July 17, 2002 9:39 AM


C'mon, $100 for an annual iTools subscription is way out of hand. $50 is something I can deal with, but triple digits is just nuts. I think what's even more odd is that the Cognitive Psych wonks down at Apple central didn't even try the $99.95 price to avoid a triple digit jaw dropper. Anyway, kick ass new iTools features better be announced today, and may adverts never see the light of day at iTools WebMail.

July 17, 2002 5:14 AM


A Mac applications maker is going to release a Personal Video Recorded (a Tivo basically) for the Mac (OSX) this week. Instead of being a do-it-all set top box like Tivo, or the salient Moxi box, this recorder will use your Mac in conjunction with a simple RF receiver. I think if I had an eMac and lived in a dorm, this would be perfect. I bet this part is going to horrify some copyright holders somewhere...
In order to save programs onto VideoCDs, you will need a CD burner and Roxio’s Toast 5 Titanium CD recording software (not included with EyeTV).
Like to watch episodes of Alias? Collect and trade them all!

July 16, 2002 12:14 PM


I felt that I had to write something about this article at ZDnet (want the C|net UI instead?) discussing MSFT's misgivings over sales rates of Office for OSX. I had a weird feeling of thinking how stupid I thought MSFT was, but couldn't come up with something more eloquent than that to say. Luckily, this is the web and I can just link to someone else making more sense than me. Winterspeak owns and FUD blows.

July 16, 2002 1:54 AM


Early in this blog's (short) history, I posted a note about Hobo symbols which got deleted somehow. Anyway, I found it amazing that a loosely and not very well educated populace would be able to develop a robust system of glyphs that help the Hobo find food, work, shelter and other necessities of life. The bread glyph is perfect.

Well, not to be out done, geeks have their own version for their own uses; an über meme called WarChalking closely related to War Driving. It seems to me that in the 'burbs (which is where I live), not many people are going to be willing to walk around chalking wireless access points, and who would see it anyway? And doesn't chalk seem to be a little transient for this use? But who cares about that when there's these "i plus points" all over the place.

In my community, there is a movement to get a Wide Area Wireless Internet Access Provider (WAWISP) put together. I suppose WarChalking that would be helpful, but the car reigns supreme in this area, so don't be shy people, chalk the street signs too; or better yet, a Giant-esqe sticker campaign.

(ps, again, this would be a prime TrackBack opportunity, but this time the site I'm referencing uses MovableType, but doesn't have TrackBack installed/enabled, so I'm just going to ping the TrackBack dev page for the hell of it.)

July 15, 2002 11:12 AM


Audion is the dark horse of Mac OS MP3 players. SoundJam got more advertising than audion, and was then swallowed up by Apple and contorted into iTunes. Now, iTunes gets all the press, but Audion remains the superior player. Here's why...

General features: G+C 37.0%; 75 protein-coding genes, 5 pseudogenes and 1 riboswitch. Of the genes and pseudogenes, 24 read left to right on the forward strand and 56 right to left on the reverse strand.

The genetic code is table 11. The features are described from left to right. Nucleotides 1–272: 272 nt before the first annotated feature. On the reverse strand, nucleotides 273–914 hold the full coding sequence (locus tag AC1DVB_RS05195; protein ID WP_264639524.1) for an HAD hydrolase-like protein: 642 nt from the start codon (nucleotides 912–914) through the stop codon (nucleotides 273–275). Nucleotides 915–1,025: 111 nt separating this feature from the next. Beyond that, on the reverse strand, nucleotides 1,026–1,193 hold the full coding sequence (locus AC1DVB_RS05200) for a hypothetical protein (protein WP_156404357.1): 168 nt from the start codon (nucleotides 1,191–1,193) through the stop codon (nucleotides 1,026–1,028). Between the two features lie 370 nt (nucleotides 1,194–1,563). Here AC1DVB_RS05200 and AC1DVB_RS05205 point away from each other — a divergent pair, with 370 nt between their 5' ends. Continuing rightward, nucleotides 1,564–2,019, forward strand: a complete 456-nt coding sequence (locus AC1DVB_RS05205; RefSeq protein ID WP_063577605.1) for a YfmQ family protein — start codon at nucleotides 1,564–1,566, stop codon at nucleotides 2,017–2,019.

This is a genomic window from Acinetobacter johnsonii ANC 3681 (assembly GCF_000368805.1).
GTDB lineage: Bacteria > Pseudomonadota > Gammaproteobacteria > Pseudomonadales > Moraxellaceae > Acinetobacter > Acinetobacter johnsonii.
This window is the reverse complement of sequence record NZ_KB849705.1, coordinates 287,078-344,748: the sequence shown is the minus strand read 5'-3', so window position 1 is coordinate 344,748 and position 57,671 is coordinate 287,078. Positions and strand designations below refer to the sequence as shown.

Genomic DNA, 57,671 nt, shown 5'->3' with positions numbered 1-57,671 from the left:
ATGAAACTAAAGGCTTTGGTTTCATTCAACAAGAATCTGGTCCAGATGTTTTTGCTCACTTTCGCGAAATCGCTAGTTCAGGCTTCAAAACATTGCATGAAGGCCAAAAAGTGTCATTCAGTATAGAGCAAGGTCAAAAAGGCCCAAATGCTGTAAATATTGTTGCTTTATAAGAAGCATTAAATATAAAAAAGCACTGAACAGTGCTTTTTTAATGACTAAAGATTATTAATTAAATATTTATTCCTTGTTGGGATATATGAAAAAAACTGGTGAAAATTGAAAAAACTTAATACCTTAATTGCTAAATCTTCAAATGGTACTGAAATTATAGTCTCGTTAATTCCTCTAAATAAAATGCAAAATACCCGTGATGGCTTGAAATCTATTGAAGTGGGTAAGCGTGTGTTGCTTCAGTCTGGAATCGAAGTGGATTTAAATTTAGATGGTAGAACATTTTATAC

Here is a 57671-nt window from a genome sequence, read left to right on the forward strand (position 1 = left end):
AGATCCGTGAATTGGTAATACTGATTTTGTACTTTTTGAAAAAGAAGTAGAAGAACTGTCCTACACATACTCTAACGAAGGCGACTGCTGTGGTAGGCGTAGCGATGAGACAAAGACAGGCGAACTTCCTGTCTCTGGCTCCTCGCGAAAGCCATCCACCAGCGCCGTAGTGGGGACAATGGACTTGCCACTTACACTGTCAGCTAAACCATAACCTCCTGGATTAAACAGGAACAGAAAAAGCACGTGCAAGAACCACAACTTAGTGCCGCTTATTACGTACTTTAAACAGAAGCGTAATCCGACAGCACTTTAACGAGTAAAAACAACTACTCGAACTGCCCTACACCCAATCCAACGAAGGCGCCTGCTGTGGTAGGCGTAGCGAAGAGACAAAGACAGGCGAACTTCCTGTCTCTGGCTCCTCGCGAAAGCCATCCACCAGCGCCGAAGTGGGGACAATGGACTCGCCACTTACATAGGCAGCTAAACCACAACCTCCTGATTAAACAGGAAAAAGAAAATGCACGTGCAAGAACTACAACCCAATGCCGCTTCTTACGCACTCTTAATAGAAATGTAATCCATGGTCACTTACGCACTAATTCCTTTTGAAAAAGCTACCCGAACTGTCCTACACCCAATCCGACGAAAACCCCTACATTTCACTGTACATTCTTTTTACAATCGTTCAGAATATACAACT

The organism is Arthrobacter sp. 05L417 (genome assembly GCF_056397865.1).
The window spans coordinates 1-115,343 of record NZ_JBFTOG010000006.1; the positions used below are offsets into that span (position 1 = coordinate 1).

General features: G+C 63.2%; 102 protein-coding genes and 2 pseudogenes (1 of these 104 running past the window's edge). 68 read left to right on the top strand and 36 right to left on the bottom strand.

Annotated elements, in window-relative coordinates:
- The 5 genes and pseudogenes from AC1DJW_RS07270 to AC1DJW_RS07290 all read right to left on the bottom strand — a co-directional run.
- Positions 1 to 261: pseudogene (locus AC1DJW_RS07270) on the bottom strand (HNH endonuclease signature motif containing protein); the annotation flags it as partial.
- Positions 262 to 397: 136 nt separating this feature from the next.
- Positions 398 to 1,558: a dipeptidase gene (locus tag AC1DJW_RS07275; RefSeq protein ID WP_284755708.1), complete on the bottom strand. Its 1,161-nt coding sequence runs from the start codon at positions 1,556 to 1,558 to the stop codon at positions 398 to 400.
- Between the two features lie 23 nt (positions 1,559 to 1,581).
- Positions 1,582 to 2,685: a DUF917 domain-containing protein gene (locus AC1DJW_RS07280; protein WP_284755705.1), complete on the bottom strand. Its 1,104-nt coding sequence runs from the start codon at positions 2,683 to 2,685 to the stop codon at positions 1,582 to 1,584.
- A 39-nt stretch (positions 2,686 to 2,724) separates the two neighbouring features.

The over all interface
iTunes gives you two interfaces, one big, one small (minimized). Many folks have lauded the big iTunes interface for allowing a single screen interaction architecture (you can do everything without going thru multiple screens). I agree, that's a good thing, but it forces the interface to be big, if forces a full screen of buttons, lists, and chrome elements.

Audio on the other hand is skinnable, tight and simple. The main interface is an MP3 player, and nothing more. It allows you to organize your playlist(s) and view info about the currently playing track. If you want to do other stuff, you bring up the console. While audio does not allow access to most/all functions from one screen, it doesn't bury those functions. Everything is still easily accessible and lets the main interface remain simple. simple is good. Simple = minimal interface.
User Centricity
Like I mentioned before, Audion is skinnable, iTunes is not. Score one for Audion. There are many good skins out there for Audion, and they are all free, so score another for audion. Also, because audion's main interface is simple, the skins can be uber small which is great when you keep the player up all day while you work.

Audio can link a playlist to a directory, so when you put new MP3's into a directory, the playlist updates. Very cool.

There's even a cross fading interface allowing you to mix tracks like a turntablist.

I could go on an on with this list, but Panic already has, so why repeat it here?
Speed
I wish I had real data for this, but all I can offer is anecdotal evidence. I've run both iTunes and audion for long periods of time, and Audion feels like it sucks up less CPU cycles than iTunes. I've done some quasi-scientific analysis in top in the Terminal, and my best guess is that Audion takes up about a third fewer cycles than iTunes. Panic claims the new 3.0 version now takes even less CPU time than the 2.x versions. Less is more.
ID3 tag editing.
Audion 2.x and iTunes both pale in comparison to MP3 Rage when it comes to editing ID3 tags in MP3s. End of story.
Price
iTunes is free, but Audion is worth the cost, if you get my meaning. You get more flexibility and less brushed metal, plain and simple.
In completely unrelated news, the Dell guy got spanked by the Screen Actor's Guild. Bahahaahahahahaa!

July 15, 2002 3:02 AM